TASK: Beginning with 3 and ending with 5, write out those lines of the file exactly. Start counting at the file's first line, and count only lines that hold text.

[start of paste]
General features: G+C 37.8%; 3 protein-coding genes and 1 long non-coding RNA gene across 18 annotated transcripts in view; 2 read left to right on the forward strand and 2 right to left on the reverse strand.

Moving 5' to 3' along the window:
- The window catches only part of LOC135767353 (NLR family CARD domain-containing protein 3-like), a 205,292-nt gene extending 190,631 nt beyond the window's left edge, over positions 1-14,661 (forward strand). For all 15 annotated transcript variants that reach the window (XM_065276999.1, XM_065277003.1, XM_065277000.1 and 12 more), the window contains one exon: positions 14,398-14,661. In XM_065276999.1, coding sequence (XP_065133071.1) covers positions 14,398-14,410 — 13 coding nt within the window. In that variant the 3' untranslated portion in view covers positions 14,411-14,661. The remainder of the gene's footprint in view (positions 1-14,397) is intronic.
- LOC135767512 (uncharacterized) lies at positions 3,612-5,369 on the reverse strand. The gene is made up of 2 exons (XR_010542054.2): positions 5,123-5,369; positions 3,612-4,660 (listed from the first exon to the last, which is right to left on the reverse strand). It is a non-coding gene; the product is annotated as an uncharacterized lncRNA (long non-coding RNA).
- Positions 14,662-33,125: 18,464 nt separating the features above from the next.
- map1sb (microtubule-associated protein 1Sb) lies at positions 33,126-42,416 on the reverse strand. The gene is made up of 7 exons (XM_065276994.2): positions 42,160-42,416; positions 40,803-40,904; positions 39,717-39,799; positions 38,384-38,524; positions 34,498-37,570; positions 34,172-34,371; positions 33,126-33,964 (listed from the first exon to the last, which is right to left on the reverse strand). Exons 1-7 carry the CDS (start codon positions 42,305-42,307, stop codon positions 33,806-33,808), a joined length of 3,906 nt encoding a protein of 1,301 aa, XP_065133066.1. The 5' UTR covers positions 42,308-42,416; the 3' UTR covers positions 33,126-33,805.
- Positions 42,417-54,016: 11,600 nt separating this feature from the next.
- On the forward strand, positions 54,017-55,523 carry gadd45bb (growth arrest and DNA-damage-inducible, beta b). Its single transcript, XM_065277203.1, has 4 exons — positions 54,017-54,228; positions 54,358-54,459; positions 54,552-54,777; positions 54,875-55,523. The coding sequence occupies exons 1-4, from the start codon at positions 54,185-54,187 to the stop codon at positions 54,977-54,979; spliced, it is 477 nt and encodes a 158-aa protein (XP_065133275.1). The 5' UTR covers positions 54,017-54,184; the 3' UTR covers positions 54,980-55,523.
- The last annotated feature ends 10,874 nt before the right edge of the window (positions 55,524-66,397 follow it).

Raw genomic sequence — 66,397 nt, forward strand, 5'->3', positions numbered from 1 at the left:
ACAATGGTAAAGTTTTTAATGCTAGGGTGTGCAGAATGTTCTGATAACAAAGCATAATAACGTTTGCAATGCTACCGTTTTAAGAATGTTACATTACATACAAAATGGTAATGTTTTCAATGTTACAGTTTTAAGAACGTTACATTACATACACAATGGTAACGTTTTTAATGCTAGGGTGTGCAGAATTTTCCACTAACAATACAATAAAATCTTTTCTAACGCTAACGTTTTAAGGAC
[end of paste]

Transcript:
- The window catches only part of LOC135767353 (NLR family CARD domain-containing protein 3-like), a 205,292-nt gene extending 190,631 nt beyond the window's left edge, over positions 1-14,661 (forward strand). For all 15 annotated transcript variants that reach the window (XM_065276999.1, XM_065277003.1, XM_065277000.1 and 12 more), the window contains one exon: positions 14,398-14,661. In XM_065276999.1, coding sequence (XP_065133071.1) covers positions 14,398-14,410 — 13 coding nt within the window. In that variant the 3' untranslated portion in view covers positions 14,411-14,661. The remainder of the gene's footprint in view (positions 1-14,397) is intronic.
- LOC135767512 (uncharacterized) lies at positions 3,612-5,369 on the reverse strand. The gene is made up of 2 exons (XR_010542054.2): positions 5,123-5,369; positions 3,612-4,660 (listed from the first exon to the last, which is right to left on the reverse strand). It is a non-coding gene; the product is annotated as an uncharacterized lncRNA (long non-coding RNA).
- Positions 14,662-33,125: 18,464 nt separating the features above from the next.